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Laboratory Hoods Online Training Course

Course Overview

Digital Licensing Available

Introduction to Laboratory Hoods is an online training course for workers in laboratories to understand the importance of laboratory hoods and the OSHA guidelines that regulate their use. Topics covered include types of hoods, testing and maintenance, protections afforded by hoods, and more.

Learning Objectives

After successful completion of this OSHA compliant course, the student will be able to:

  • Use caution when operating a laboratory hood.
  • Recognize hazardous materials that require hoods.
  • Maximize a hood’s ventilation.
  • Safely choose the right hood for the right job per OSHA standards.

Course Outline

  • Introduction
    • Understanding the materials that give of hazardous materials.
    • Chemical exhaust hoods and the “breathing zone” they create.
    • Physical threats that hoods can protect workers from.
    • Working with Hoods
      • Certain PPE is required even when working with a hood such as eyewear, lab coats, gloves, and more.
      • How to determine if a hood is working properly.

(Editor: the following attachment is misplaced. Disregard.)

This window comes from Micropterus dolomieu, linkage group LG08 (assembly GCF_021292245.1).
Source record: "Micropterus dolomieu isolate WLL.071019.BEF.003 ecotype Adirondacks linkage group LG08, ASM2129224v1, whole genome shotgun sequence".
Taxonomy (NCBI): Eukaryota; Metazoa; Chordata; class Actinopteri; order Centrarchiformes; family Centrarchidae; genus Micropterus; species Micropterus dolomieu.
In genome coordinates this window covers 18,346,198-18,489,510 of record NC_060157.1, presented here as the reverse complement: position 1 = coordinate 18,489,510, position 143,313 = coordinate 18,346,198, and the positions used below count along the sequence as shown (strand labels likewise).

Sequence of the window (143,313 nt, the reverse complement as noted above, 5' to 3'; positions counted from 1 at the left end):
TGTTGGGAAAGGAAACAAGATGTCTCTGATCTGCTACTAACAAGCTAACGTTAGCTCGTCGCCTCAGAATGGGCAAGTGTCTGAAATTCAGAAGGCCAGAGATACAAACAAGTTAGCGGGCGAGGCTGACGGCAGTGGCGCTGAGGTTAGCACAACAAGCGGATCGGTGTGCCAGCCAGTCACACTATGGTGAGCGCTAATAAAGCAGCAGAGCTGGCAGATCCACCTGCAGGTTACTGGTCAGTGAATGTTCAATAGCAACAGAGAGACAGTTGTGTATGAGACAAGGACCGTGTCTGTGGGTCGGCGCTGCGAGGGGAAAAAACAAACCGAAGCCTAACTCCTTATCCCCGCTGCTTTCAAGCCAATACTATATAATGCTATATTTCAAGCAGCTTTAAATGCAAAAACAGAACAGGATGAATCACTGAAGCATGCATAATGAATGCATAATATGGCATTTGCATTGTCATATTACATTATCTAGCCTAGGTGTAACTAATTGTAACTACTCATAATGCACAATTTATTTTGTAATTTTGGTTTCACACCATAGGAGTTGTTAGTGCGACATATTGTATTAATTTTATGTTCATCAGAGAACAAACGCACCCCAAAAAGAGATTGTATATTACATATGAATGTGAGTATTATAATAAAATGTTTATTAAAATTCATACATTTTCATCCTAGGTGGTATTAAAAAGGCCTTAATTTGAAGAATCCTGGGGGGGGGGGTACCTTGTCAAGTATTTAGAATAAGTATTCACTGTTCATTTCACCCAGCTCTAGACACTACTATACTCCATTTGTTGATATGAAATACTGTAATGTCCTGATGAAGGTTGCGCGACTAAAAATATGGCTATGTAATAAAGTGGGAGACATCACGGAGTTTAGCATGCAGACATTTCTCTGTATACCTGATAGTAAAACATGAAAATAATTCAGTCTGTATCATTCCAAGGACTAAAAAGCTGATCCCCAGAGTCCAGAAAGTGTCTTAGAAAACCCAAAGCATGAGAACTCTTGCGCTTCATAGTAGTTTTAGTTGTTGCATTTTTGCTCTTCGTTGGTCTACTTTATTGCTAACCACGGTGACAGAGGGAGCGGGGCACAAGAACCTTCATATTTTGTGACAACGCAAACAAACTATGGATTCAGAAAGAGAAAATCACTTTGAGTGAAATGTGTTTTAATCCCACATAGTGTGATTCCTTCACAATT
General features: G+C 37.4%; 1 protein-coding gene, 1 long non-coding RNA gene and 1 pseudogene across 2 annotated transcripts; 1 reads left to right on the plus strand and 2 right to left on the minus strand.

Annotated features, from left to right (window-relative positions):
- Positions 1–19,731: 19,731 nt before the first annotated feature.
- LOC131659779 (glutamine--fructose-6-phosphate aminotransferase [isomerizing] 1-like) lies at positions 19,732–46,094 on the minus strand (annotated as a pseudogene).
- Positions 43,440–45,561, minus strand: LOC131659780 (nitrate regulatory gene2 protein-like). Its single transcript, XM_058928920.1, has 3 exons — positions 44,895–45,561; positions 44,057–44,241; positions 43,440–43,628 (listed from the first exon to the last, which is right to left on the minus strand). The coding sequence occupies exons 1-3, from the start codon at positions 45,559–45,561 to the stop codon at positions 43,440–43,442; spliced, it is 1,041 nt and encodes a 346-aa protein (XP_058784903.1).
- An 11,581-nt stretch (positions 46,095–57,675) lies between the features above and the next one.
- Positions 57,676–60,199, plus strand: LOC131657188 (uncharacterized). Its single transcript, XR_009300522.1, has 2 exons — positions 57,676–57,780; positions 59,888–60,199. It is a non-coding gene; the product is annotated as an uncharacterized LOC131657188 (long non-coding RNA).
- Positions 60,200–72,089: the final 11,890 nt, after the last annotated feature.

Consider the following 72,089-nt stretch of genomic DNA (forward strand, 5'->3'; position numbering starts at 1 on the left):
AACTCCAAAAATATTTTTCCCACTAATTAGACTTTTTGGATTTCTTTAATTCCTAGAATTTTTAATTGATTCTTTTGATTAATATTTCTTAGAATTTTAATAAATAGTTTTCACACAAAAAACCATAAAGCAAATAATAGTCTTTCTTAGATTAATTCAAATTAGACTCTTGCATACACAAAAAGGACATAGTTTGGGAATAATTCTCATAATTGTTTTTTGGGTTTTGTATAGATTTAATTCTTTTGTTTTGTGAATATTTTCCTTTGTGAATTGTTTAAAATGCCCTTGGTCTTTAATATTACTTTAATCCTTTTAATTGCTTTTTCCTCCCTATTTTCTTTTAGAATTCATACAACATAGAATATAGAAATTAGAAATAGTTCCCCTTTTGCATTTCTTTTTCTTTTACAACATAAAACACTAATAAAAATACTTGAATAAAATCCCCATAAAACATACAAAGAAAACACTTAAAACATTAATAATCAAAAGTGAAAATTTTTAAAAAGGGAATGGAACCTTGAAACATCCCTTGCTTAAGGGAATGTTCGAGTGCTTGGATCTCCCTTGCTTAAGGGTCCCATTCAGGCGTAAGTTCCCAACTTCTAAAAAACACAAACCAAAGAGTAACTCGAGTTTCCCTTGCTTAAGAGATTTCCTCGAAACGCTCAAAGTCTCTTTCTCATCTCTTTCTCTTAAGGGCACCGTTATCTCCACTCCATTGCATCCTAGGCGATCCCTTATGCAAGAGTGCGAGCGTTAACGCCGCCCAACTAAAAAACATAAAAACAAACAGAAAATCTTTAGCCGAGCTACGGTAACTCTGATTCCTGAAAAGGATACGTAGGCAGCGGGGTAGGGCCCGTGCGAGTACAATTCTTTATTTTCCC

• Checking air circulation around a hood and using “face velocity”.
      • What to do if you suspect that a hood is not working properly.
      • Avoiding improper uses of hoods such as storage.
      • How to keep contaminated air from entering the laboratory.
      • Basic safety rules when working near a hood.
      • The differences between biohazard hoods and exhaust hoods.
      • The unique characteristics of HEPA filters, what they can do and what they can’t do.
      • Specialized hoods required for working with Perchloric acids and radioisotopes.
      • Potential dangers when working with any type of hood.
      • How to deal with spills.
      • Clean up procedures and their importance around Laboratory hoods.
      • The potential for small fires within hoods and what to do.
      • How to use the appropriate extinguisher in the event of a small fire.
      • What to do if the ventilation system fails.
      • Using your facility’s Emergency Plan to prepare for different types of potential accidents.

This program is available in alternate formats: